Something clicked when Sally Breer and Jake Rodehuth-Harrison founded their interior firm ETC.etera in 2016. An interior designer and a stylist/creative director, respectively, they combined their powers to establish a thriving design domain that has taken the Los Angeles design scene by storm. Embracing hallmarks of both modern and old world Hollywood Hills style, the pair has fast established themselves with projects ranging from Silver Lake to Venice Beach. Surveying their work, it comes as no surprise that Breer and Rodehuth-Harrison aim to “please the eye as well as to the soul.”
As this design duo gears up for their next big project—throwing down roots in yet another L.A. enclave: Filipinotown, where they’ll be opening a showroom of in-house-designed furniture and curated vintage treasures—we were able to chat more with Breer and Rodehuth-Harrison about ETC.etera and the items they selected for their DECASO favorites collection. Here, the duo fill us in on some of their best design tricks, their biggest design risks (one involving a 16-foot acrylic rainbow), and the L.A. hotel they recommend to visiting friends (hint: they designed it).
Favorite way to work a bit of vintage into a space?
SB: Vintage lighting is the easiest way to work vintage into a space because it’s the jewelry of the room so a little funk or patina goes a long way.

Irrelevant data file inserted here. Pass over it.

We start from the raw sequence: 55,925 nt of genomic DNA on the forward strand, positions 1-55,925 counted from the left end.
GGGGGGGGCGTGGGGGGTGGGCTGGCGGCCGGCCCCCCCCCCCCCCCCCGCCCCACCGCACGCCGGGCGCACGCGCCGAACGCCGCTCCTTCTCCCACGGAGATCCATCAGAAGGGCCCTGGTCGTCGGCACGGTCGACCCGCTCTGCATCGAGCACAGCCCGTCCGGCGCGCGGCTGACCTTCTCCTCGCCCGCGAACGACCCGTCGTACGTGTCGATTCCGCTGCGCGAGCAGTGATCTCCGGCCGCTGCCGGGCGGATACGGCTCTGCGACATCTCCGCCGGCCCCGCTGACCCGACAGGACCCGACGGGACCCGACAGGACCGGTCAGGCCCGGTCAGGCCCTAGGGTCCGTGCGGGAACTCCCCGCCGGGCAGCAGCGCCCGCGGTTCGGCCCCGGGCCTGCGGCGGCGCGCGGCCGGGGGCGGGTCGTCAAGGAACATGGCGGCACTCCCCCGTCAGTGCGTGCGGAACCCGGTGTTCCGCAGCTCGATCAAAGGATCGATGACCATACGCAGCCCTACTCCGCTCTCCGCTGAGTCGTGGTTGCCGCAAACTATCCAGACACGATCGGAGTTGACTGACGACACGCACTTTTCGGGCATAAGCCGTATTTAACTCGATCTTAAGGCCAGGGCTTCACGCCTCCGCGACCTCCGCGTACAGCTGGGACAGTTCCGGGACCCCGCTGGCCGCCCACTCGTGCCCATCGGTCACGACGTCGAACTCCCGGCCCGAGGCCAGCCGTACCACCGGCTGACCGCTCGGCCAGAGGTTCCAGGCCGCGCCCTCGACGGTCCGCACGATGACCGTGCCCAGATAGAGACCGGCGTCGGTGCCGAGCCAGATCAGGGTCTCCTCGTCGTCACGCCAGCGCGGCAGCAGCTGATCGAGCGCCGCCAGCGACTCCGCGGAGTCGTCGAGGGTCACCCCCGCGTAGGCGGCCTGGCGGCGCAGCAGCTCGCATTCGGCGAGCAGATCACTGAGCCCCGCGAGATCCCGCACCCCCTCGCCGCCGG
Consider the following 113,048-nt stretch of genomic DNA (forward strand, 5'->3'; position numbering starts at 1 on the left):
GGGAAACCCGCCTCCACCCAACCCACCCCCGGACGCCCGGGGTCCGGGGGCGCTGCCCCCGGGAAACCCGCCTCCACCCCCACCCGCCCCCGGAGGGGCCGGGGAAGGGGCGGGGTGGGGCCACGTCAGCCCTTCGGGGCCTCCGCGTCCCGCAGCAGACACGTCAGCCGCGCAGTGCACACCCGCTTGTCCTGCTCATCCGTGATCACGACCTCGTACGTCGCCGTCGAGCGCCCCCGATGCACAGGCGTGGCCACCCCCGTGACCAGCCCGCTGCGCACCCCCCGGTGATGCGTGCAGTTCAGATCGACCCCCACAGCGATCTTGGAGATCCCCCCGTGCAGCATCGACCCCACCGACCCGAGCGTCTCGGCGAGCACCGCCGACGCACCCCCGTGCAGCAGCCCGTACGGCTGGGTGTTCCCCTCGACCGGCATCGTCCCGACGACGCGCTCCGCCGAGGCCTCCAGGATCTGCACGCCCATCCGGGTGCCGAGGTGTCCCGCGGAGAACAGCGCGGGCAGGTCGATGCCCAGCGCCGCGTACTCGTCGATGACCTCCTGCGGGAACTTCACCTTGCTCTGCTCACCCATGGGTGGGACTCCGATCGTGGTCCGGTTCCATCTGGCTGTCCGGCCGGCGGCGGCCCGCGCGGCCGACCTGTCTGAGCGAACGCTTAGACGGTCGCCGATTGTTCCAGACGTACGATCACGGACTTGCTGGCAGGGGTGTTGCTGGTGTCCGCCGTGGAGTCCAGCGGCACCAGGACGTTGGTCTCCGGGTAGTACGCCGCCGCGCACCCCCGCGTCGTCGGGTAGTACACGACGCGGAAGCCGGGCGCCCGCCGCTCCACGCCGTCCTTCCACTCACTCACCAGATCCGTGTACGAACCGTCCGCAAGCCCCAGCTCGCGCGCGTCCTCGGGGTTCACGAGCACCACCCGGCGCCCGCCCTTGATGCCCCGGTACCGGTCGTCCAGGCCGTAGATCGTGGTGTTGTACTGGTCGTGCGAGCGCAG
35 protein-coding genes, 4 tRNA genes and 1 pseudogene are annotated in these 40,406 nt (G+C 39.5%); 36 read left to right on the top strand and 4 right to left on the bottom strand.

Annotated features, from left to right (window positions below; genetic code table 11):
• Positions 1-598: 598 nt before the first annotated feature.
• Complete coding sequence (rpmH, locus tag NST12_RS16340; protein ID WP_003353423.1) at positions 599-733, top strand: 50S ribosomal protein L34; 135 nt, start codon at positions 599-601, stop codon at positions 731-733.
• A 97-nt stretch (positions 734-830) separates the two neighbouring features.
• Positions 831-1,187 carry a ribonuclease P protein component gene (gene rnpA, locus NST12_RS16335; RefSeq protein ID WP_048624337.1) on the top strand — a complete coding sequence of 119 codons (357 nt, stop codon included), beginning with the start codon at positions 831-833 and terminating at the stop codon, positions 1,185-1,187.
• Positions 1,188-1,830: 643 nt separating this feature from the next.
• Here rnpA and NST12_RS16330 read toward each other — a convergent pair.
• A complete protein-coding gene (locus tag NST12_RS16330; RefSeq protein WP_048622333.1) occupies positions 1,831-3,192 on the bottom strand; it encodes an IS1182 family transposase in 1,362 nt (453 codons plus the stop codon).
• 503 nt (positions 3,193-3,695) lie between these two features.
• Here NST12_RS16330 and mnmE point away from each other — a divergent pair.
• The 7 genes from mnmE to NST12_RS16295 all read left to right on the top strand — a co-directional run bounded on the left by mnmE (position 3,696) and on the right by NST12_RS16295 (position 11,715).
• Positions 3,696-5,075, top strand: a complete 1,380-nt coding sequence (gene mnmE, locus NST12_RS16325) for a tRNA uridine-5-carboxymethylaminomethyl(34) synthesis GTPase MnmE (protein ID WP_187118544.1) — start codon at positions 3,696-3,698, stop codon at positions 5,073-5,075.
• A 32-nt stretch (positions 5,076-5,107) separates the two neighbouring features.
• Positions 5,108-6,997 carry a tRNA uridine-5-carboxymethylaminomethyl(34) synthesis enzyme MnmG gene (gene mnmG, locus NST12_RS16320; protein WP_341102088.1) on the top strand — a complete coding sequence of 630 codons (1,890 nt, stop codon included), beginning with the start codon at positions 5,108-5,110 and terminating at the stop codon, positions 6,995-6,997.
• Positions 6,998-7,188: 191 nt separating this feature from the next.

JRH: Artwork and lighting are two of my favorites. I also love vintage design and fashion books, they add an instant patina to a room
Favorite way to add drama to a room?
SB: I think the most elegant way to add drama is by making a primary focal point in the room and easiest to do that by playing with scale一like one giant light fixture, hung super low over a table.
JRH: Playing with scale is always a great way to add drama to any room; a light fixture that might feel a bit too big or a huge sectional sofa instead of lots of smaller seating.
Favorite way to mix high and low?
SB: Each room should have a focal point, decide what that is and focus your energy (and money) on that, let the other pieces be simple /non-statement pieces.
JRH: I’m not gonna lie, I’ve been known to spray paint things from IKEA matte black and VOILA, it’s an instant game changer.
Favorite place to splurge and favorite place to dial it back?
SB: Textiles and lighting are worth investing in because you can really feel the difference when these guys are mass produced or cheaply made. Whereas things like metal side tables are easier to come by on the cheap and are easier to camouflage in a room.